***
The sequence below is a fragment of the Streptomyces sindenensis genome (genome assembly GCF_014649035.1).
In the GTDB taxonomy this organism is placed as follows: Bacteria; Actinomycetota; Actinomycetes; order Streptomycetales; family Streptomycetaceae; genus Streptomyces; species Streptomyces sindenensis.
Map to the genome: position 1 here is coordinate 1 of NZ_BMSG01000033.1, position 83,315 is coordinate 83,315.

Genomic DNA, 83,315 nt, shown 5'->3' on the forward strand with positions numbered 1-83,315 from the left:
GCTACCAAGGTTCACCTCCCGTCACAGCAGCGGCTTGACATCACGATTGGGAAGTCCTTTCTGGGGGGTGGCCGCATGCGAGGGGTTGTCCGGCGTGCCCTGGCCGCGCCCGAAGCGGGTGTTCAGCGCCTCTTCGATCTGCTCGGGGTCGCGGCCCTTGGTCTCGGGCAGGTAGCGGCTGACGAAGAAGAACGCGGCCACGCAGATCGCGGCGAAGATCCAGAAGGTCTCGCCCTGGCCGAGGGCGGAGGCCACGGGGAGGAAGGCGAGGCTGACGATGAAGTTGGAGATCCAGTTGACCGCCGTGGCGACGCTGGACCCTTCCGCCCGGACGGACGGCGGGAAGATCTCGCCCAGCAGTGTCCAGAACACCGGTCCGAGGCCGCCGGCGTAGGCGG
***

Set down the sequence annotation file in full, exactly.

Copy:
The sequence below is a fragment of the Streptomyces sindenensis genome (genome assembly GCF_014649035.1).
In the GTDB taxonomy this organism is placed as follows: Bacteria; Actinomycetota; Actinomycetes; order Streptomycetales; family Streptomycetaceae; genus Streptomyces; species Streptomyces sindenensis.
Map to the genome: position 1 here is coordinate 1 of NZ_BMSG01000033.1, position 83,315 is coordinate 83,315.

Genomic DNA, 83,315 nt, shown 5'->3' on the forward strand with positions numbered 1-83,315 from the left:
GCTACCAAGGTTCACCTCCCGTCACAGCAGCGGCTTGACATCACGATTGGGAAGTCCTTTCTGGGGGGTGGCCGCATGCGAGGGGTTGTCCGGCGTGCCCTGGCCGCGCCCGAAGCGGGTGTTCAGCGCCTCTTCGATCTGCTCGGGGTCGCGGCCCTTGGTCTCGGGCAGGTAGCGGCTGACGAAGAAGAACGCGGCCACGCAGATCGCGGCGAAGATCCAGAAGGTCTCGCCCTGGCCGAGGGCGGAGGCCACGGGGAGGAAGGCGAGGCTGACGATGAAGTTGGAGATCCAGTTGACCGCCGTGGCGACGCTGGACCCTTCCGCCCGGACGGACGGCGGGAAGATCTCGCCCAGCAGTGTCCAGAACACCGGTCCGAGGCCGCCGGCGTAGGCGG